In a recent study, lunate replacement arthroplasty with pyrocarbon prosthesis and double bundle split flexor carpi radialis (FCR) tendon graft for rotational stabilization of the scaphoid was described. The most likely complication was described as fracture of the bone tunnels in either scaphoid or triquetrum because of creating two bone tunnels in a small bone. Also, drilling two tunnels can induce an iatrogenic Preiser’s disease. Inappropriate size of the implant may lead to imbalanced load transfer. Oversizing would result in capitolunate and lunate fossa wear whereas an undersized implant would lead to radioscaphoid wear. Loss of graft fixation and/or complete implant extrusion are other probable complications.

In this study, for an alternative treatment in the late stages of this disease, lunatum was excised to relieve pain, and an autogenous material-ECRL tendon was used to fill the space. A strip obtained from the same tendon was passed through the scaphoid and the triquetrum to act as a ligament to prevent scaphoid rotation and to preserve proximal row integrity. ECRL tendon is preferred as it is longer and thicker than palmaris longus (Figure 7), which would prevent further carpal collapse more effectively. The extensor carpi radialis brevis tendon which lies in the same anatomic region and has similar morphologic properties was not utilized, because of its centralizing effect for the wrist.

416246.fig.007
Figure 7: ECRL, ECRB, and palmaris longus tendons.

Subluxation, oversizing, or undersizing of the graft will not be a problem in this technique. Subluxation can be avoided by suturing the graft to the volar capsule and tendon strip. An accurately sized graft may be obtained easily by reducing or including more tendon from musculotendinous intersection of ECRL.

Sacrificing one of the wrist extensors may impair wrist function and strength. However, King et al. treated thumb carpometacarpal arthritis with a combination of trapezium excision, ligament reconstruction, and tendon interposition with ECRL tendon. The authors reported that function and strength of the thumb had improved, and wrist motion and strength was not affected after sacrificing ECRL tendon [20].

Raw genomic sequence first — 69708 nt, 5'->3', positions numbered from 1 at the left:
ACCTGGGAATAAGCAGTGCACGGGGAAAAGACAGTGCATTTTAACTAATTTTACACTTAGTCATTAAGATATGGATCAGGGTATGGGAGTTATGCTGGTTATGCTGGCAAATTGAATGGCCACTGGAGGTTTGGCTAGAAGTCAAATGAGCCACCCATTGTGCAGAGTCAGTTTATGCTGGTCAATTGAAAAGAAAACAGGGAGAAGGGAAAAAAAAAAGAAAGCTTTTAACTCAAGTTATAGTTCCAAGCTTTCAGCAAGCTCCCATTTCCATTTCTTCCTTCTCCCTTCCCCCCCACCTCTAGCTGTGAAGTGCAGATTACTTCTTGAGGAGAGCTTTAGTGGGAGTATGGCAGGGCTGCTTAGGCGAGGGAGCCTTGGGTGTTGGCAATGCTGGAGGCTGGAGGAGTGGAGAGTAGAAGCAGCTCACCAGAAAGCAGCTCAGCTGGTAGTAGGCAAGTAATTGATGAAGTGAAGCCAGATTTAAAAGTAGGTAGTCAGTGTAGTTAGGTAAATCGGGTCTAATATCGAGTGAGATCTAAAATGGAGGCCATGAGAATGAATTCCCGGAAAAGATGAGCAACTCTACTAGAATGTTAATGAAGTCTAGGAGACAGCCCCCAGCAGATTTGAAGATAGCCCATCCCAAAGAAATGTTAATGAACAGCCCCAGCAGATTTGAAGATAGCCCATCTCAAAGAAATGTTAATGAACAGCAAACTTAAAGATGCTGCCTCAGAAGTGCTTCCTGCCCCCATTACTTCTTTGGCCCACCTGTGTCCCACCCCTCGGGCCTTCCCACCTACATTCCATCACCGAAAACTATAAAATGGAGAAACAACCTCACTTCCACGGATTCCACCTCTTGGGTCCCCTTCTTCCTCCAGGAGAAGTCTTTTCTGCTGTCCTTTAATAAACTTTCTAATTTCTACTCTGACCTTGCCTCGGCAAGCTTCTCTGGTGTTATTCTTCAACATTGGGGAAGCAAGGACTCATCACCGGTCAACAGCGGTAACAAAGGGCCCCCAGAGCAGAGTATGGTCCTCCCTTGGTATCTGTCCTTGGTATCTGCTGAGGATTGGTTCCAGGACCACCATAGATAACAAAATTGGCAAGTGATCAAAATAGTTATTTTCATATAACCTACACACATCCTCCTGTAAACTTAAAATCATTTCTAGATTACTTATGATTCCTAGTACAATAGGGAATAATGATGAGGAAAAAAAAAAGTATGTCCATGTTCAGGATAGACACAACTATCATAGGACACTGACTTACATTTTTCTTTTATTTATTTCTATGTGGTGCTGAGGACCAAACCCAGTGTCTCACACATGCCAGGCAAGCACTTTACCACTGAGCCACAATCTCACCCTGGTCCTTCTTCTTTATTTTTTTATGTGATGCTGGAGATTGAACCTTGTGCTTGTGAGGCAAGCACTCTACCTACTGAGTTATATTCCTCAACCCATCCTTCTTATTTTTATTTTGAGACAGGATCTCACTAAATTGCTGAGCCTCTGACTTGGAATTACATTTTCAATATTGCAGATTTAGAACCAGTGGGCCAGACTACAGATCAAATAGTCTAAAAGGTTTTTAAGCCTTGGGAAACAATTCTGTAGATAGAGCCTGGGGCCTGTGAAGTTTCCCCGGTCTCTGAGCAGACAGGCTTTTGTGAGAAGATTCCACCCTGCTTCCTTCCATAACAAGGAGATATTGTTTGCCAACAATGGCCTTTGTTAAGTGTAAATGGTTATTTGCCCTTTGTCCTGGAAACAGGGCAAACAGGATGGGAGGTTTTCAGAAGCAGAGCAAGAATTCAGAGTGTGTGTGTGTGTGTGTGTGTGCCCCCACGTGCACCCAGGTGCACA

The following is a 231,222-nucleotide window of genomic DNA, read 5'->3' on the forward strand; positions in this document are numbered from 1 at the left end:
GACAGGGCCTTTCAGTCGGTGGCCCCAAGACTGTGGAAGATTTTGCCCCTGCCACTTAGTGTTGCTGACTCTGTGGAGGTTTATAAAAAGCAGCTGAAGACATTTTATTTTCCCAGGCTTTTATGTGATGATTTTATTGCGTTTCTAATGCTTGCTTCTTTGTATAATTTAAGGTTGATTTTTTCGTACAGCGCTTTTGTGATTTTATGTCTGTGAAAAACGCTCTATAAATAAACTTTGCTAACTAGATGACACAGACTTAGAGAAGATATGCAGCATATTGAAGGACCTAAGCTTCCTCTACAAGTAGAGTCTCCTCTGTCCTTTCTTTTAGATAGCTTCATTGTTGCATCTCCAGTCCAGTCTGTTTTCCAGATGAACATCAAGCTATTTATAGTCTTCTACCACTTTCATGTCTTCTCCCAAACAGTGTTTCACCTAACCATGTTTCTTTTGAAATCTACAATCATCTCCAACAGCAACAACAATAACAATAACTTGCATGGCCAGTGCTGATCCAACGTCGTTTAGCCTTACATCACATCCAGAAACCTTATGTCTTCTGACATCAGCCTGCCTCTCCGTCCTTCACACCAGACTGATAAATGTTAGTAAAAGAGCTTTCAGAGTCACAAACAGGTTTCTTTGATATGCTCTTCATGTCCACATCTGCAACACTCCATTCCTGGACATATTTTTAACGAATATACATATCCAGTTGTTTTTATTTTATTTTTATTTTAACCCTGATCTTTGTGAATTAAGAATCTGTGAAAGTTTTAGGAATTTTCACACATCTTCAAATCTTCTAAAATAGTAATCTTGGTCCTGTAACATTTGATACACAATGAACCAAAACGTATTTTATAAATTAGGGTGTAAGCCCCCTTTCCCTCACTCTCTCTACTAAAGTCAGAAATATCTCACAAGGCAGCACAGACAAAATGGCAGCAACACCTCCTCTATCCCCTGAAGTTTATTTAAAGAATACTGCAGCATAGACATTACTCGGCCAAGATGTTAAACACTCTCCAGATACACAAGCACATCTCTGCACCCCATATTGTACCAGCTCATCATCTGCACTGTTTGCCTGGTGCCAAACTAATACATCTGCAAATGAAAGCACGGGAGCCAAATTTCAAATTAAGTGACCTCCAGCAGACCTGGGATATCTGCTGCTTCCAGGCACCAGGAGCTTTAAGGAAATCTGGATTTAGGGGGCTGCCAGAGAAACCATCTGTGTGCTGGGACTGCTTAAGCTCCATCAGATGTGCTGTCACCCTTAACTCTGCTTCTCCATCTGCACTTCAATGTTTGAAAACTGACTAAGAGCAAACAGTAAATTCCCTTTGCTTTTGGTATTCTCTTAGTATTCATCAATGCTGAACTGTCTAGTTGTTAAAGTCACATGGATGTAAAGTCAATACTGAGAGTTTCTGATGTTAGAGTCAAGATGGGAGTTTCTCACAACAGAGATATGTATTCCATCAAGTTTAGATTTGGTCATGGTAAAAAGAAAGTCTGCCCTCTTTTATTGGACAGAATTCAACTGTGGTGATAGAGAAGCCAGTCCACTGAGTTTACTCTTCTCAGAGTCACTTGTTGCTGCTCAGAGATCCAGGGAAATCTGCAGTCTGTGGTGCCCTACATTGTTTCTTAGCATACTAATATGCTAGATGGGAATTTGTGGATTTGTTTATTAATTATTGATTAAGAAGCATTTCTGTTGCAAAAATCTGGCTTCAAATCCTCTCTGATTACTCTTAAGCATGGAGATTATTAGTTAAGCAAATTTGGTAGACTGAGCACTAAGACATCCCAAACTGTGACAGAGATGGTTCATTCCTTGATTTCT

The ideal procedure for the treatment of Kienböck’s disease should preserve biomechanics of the wrist as much as possible. In order to evaluate this, load transmission percentage at the scaphocapitate joint after the operation was measured. It was approximately 27% of the total load (Table 2) and was similar to the normal load mechanics of the scaphocapitate joint which had been reported as 28% [13]. Also, load deflection curve confirmed that coiled tendon and ligament reconstruction resisted the compression force. The procedure was effective in carrying the vertical compression loads and distributing the upcoming loads to the distal row (Figure 7). According to the test results, there was an approximately 27% to 73% load sharing among scaphocapitate and radioscaphoid joint surfaces, respectively.

In this study, use of coiled ECRL tendon and a tendon strip obtained from the tendon was proposed for the late stages of Kienböck’s disease. Biomechanical data suggested that wrist stability will be achieved. The other advantages of this recommended technique may be that it can be revised by other standard operations and it is cost effective. Also, use of autogenous material prevents chronic irritation findings that may be observed in silicone implant reconstructions.

However, this is not a clinical study, and further investigations on a larger number of clinical cases are necessary to determine the efficacy of this technique. Also, we do recommend this technique only in late stages of Kienböck’s disease when the lunate is evaluated unsalvageable by the surgeon.

References

  1. K. H. Watson, J. Ryu, and A. DiBella, “An approach to Kienböck’s disease: triscaphe arthrodesis,” Journal of Hand Surgery, vol. 10, no. 2, pp. 179–187, 1985. View at Google Scholar
  2. A. Minami, T. Kimura, and K. Suzuki, “Long-term results of Kienbock's disease treated by triscaphe arthrodesis and excisional arthroplasty with a coiled palmaris longus tendon,” Journal of Hand Surgery, vol. 19, no. 2, pp. 219–228, 1994. View at Google Scholar · View at Scopus